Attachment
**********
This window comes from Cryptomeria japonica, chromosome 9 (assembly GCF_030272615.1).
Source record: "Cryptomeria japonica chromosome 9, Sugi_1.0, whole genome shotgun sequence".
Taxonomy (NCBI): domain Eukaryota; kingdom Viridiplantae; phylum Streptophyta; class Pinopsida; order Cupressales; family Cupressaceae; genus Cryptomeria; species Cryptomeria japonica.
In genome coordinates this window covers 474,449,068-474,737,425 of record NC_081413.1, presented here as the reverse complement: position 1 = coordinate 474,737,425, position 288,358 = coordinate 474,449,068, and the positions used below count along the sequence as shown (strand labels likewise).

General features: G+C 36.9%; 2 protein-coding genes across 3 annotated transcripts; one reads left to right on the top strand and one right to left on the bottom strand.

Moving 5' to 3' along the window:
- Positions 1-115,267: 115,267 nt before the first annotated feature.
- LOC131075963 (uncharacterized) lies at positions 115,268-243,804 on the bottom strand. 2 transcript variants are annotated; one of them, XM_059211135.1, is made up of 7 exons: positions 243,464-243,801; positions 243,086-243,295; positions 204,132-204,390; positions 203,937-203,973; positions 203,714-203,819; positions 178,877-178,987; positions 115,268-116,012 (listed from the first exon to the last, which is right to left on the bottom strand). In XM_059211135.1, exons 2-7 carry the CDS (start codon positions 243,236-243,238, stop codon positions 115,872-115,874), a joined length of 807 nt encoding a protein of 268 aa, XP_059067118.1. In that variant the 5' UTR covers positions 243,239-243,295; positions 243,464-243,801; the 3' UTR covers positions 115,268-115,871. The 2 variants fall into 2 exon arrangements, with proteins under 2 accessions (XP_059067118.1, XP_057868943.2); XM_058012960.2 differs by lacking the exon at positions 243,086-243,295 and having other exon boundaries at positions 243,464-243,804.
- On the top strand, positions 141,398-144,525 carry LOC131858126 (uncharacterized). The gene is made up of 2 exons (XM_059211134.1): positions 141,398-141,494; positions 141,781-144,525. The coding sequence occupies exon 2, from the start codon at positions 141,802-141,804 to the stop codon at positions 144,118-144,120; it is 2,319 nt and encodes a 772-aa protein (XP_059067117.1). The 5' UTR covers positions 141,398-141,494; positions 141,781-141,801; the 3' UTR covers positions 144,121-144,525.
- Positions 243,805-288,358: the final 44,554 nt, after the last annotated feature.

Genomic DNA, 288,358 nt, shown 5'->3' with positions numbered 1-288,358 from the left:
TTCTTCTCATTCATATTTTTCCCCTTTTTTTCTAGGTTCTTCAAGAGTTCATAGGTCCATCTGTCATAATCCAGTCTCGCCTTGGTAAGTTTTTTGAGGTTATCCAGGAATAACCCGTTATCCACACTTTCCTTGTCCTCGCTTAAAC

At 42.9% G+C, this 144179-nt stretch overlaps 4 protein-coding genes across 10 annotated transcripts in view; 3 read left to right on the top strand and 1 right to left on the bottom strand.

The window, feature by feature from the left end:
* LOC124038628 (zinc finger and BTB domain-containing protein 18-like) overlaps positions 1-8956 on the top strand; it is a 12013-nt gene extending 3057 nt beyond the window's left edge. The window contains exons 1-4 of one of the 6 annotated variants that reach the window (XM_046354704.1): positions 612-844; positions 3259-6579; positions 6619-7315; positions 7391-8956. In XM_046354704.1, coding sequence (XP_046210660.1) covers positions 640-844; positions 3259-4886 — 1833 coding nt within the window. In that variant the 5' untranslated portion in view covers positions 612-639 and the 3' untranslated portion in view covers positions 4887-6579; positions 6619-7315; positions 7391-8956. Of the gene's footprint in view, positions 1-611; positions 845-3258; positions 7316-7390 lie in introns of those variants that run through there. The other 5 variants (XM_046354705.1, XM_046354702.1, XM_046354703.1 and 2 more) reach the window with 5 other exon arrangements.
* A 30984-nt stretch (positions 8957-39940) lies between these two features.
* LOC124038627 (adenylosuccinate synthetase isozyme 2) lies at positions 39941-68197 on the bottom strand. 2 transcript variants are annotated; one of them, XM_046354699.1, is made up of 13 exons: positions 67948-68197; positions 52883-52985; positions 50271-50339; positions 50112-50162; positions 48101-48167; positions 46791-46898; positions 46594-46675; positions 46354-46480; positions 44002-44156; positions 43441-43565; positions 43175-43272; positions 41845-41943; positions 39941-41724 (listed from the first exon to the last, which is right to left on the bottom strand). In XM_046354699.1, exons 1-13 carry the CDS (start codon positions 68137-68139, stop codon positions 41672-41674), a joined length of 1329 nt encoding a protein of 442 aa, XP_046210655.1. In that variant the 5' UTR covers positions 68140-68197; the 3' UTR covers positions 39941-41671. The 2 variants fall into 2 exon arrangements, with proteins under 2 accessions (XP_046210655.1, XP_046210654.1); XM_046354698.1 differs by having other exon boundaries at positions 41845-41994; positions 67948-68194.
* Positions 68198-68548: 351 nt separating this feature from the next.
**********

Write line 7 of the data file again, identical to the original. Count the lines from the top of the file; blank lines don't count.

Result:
- Positions 1-115,267: 115,267 nt before the first annotated feature.